Journalists and critics have described this year’s socially distanced en primeur campaign as ‘one of the best ever – and certainly the best since last year’.
‘It’s just such a privilege to be able to not travel to Bordeaux,’ said American wine writer Robot Porker.
‘Tasting these 2020 wines in my study, rather than in the château itself really helps me to get a feel for what top Bordeaux is all about: money.
‘I’m 97/100 on that.’
Being several thousand miles away from the château owners themselves, he added, was ‘definitely an improvement.’
Some châteaux have expressed concerns about sending samples of their wines out to tasters.
‘It’s very important that our wines arrive in perfect condition,’ said Rose-Anne Segla of Château Croquet Mallet.
‘We’re taking all steps necessary to ensure that they arrive in perfect condition.
‘So critics can rest assured that they are just as viciously tannic and undrinkable as they were when they left our cellars.
‘Except for the press samples of course…’
Early indications from the châteaux are that 2020 is an exceptional vintage.
Bordeaux insiders describe it as ‘the best since 2019’. Which, in itself was reckoned to be the best year for at least 12 months.
‘It’s all down to the amazing work that our growers and winemakers have put into en primeur marketing over the last 20 years,’ said Dermot Itis of the Association of Châteaux, Negotiants and Exporters (ACNE).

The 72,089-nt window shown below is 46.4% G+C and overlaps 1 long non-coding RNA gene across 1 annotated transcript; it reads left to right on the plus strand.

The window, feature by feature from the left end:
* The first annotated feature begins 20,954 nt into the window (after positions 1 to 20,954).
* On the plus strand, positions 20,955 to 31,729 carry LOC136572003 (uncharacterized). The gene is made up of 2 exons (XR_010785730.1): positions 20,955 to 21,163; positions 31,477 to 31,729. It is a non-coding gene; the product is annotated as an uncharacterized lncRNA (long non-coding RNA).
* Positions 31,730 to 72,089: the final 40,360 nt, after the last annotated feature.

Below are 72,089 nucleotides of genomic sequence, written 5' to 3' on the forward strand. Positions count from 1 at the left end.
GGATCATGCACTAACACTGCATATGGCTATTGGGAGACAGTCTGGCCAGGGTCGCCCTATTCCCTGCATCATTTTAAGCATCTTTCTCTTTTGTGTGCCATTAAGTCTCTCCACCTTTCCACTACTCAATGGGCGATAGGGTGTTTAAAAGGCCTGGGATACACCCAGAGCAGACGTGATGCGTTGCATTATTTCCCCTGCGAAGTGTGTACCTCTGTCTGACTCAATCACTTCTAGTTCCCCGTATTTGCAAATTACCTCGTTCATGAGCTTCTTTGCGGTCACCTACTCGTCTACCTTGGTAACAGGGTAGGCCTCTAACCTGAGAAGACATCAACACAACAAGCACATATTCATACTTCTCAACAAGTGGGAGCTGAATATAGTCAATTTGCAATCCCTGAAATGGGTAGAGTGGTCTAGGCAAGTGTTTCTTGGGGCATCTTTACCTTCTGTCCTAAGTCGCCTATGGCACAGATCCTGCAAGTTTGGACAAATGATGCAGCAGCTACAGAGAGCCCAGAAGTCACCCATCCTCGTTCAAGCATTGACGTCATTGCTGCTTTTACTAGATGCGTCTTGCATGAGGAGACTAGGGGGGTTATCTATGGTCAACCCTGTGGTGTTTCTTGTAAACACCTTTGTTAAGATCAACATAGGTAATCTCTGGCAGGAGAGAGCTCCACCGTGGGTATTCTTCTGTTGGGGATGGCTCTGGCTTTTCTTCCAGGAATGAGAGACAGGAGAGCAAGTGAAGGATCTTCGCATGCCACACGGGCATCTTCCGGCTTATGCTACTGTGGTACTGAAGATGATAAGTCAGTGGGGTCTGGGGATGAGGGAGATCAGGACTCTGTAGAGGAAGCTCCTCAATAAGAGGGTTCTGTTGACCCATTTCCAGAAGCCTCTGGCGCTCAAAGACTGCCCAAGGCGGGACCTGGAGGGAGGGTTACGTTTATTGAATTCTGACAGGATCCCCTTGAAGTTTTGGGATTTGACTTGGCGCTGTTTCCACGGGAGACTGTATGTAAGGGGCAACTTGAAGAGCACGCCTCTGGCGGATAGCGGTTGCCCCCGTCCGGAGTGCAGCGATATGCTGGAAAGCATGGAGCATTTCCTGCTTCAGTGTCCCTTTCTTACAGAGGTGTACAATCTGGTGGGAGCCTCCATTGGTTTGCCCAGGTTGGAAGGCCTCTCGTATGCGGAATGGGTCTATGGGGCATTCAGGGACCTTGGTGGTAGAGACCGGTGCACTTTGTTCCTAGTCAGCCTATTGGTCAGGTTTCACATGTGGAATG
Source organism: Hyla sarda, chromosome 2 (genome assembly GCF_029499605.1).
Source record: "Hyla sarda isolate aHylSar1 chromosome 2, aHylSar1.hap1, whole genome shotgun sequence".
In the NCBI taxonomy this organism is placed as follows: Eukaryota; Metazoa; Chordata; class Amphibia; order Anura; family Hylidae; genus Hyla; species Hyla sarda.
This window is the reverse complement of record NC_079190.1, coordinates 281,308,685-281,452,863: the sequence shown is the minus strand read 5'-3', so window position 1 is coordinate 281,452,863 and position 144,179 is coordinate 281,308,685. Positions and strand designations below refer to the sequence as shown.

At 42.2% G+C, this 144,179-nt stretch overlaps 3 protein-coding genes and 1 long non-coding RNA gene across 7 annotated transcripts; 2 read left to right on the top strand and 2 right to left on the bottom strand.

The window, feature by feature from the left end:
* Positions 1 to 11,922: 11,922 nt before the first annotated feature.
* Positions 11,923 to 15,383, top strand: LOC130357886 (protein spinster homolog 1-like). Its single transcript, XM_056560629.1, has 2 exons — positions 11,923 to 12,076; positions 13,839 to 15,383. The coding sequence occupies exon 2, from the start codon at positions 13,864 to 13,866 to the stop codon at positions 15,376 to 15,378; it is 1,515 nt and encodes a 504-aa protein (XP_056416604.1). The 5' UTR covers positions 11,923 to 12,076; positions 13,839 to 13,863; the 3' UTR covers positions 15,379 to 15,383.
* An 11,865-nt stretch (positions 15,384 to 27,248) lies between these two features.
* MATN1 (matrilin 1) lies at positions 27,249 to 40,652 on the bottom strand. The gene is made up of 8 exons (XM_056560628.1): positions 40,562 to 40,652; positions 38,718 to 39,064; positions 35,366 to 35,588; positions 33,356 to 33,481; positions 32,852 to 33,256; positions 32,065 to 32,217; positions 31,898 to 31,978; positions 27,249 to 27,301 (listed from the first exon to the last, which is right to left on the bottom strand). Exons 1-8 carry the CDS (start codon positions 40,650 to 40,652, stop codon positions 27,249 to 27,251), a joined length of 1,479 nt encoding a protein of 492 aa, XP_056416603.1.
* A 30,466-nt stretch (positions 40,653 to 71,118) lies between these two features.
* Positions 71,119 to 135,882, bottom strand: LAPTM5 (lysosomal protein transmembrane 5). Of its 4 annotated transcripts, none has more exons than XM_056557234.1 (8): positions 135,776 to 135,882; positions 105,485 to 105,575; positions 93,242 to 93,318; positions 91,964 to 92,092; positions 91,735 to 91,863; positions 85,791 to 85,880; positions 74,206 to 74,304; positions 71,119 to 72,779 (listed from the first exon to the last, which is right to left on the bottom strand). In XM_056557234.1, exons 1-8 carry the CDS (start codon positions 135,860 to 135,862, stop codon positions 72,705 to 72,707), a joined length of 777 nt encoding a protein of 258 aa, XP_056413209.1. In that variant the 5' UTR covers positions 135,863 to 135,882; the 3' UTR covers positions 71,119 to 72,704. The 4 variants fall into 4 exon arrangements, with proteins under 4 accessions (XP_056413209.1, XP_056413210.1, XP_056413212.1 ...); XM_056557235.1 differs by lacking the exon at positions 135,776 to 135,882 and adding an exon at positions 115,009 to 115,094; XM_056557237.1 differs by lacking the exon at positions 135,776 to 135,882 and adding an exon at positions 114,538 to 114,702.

‘Previous generations did their best when it came to dissembling, chicanery and outright lying, but they just didn’t have the tools that we do now.
‘Whether it’s a hot year, a cold year, a wet year or a drought, our winemakers are masters at using PR to manage whatever nature can throw at us.’
Higher or lower?
Pricing, as always, remains a sensitive issue.
‘Lowering prices for the last couple of years has made a huge difference,’ said Rose-Anne Segla. ‘It’s really helped to bring in new customers who might never have considered buying Bordeaux before.
‘So it’s absolutely essential this year that we raise them sufficiently to chase those people away again.’
Tutt and turrets
The region’s generic body, the Bordeaux Organisation for Fictional Facts (BOFF) is already warning that market demand is ‘very strong’, with the rescinding of tariffs in Mongolia and demand ‘soaring’ in Lichtenstein.
‘As for the Chinese, they’ll buy any old tutt provided it’s got turrets on the label,’ said Boff’s Astrid Zeneca. ‘And don’t forget that 2020 was the Year of the Rat. So it’s a good time to be talking garbage.
‘You’ve heard of the Chatty Rat? Well this will be the year of the Château Rat,’ she joked.
Piling up in the street
Merchants greeted the news with dismay. ‘We’re already sitting on years’ worth of unsold stock here,’ said Morgan Claret-Trouser of Chunqui and Quords wine merchants in Exeter. ‘Putting prices up again would be a disaster.’
The Bordelais, however, said they would rather see ‘bottles piling up in the streets in their thousands’ than lock down their prices again.
‘Fortunately, we just make the stuff,’ said Segla. ‘Some other poor sod has to sell it. And if they go out of business, well… that’s just the law of the market.
‘Which we’ve been ignoring for 30 years.’